Chef Freddie Bitsoie Celebrates the Harvest Festival at the Heard
Does the idea of Thanksgiving get your politically correct panties all in a bunch?
Good news, you can still enjoy gorging yourself on Mother Nature's autumn bounty without having to sell your soul to the controversial Hallmark holiday.
Instead, celebrate the season by letting Chef Freddie Bitsoie prepare an artistic meal for you and yours at the Heard Museum's second annual Harvest Feast.
Bitsoie looks at the event as a time to celebrate the universal harvest festivals that have always brought people together--regardless of culture or race.
"Nowhere in the world has food ever intentionally separated people. It always brought people together. Every culture in the world celebrates the harvest. It's that primordial sense of us being animals knowing that we're thankful to have food."
More from Freddie on native food after the jump.
When he's not cooking, teaching or working on his upcoming TV show Rezervations Not Required, Bitsoie enjoys studying the emerging science of "food anthropology." Looking at the relationship and development of food and culture, he hopes to research and promote the value of native food as a cultural cuisine. Bitsoie is in the process of studying the "Hierarchy of Cuisine" which places a monetary value on what people are willing to pay for food based on culture alone.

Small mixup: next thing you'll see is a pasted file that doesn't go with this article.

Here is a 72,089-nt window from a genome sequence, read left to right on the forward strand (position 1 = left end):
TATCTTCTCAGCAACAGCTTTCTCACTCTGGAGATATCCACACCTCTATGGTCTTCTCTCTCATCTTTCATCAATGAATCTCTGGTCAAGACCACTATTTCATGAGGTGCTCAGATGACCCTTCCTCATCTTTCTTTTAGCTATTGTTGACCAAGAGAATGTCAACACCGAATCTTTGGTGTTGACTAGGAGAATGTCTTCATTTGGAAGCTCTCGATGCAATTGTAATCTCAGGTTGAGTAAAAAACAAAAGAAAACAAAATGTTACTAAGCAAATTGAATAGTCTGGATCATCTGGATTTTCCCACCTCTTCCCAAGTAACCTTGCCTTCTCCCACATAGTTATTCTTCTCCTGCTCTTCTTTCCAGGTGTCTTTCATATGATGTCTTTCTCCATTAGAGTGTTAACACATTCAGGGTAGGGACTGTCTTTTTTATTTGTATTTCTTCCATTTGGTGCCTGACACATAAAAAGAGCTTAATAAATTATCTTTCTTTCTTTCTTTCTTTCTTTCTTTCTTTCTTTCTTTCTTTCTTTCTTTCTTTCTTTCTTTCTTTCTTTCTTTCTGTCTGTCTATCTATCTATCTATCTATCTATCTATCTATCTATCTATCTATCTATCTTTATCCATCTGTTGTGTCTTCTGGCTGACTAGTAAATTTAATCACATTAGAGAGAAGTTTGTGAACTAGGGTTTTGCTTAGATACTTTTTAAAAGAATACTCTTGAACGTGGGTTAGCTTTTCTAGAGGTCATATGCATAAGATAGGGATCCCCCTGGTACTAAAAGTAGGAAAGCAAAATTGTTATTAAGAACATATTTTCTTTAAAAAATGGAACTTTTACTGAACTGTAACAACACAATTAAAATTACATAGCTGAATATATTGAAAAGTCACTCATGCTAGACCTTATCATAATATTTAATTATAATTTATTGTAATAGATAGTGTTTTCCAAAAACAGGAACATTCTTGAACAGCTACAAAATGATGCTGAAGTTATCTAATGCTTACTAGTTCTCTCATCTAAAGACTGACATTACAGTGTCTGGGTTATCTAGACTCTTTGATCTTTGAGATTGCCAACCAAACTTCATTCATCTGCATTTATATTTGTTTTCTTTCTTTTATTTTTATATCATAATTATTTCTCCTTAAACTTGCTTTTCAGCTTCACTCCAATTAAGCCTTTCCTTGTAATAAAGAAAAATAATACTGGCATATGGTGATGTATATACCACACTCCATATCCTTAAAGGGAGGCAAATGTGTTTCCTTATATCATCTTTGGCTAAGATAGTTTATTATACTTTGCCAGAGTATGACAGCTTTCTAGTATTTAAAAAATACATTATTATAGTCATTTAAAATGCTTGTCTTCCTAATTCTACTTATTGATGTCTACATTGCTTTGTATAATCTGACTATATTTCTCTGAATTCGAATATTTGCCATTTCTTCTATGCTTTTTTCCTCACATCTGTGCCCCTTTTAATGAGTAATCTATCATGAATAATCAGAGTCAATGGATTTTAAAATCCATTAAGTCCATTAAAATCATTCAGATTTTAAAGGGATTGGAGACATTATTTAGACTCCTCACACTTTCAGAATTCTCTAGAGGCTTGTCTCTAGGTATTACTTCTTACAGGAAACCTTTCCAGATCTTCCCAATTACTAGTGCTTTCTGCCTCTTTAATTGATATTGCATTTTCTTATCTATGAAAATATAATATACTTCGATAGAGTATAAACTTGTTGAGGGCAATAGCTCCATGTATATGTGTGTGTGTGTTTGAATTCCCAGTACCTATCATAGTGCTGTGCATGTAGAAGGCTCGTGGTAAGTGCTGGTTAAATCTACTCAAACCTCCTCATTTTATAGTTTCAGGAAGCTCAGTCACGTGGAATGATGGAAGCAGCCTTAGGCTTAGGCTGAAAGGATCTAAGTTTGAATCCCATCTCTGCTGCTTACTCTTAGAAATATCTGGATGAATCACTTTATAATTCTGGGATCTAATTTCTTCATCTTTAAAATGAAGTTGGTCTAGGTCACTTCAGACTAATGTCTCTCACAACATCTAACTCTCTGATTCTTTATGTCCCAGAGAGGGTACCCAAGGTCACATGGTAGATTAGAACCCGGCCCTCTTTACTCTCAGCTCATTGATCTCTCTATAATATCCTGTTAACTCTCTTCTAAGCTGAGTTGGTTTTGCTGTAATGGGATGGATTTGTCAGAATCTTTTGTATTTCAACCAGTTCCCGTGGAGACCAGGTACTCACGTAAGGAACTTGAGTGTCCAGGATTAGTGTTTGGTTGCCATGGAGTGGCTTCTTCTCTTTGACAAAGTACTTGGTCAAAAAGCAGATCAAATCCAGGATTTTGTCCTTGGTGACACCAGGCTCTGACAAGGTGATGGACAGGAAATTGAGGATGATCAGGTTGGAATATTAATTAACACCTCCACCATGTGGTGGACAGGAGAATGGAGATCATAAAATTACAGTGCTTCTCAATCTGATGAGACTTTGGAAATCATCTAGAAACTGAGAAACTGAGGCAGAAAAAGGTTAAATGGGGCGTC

"Native food is tremendously undervalued because it's still related to fry bread and the Indian taco. But how can we place value on something like truffles versus something life cholla buds?"
For Bitsoie, the Harvest Festival is an opportunity to share his take on native cuisine with an audience of diners who will come from all over the country. The event carries the tagline "An Edible Gallery" and is a chance for diners to taste and interact with the concept of native food in a similar way to a typical art exhibit. Bitsoie pulls his inspiration by trying to imagine what life was like for native peoples before Relocation when the daily lives and routines of the people were changed drastically altered.
"If you go to a native restaurant you're not getting what grandma likes and what grandma eats. Why at the native restaurants--if they're so good--why are there no natives eating there?"
You can purchase tickets for the Harvest Feast on the Heard Museum website. Tickets are $75 for adults, $60 for museum members, and $30 for children 12 and under. The event will be held from 11 a.m. to 3 p.m. on Thanksgiving Day.
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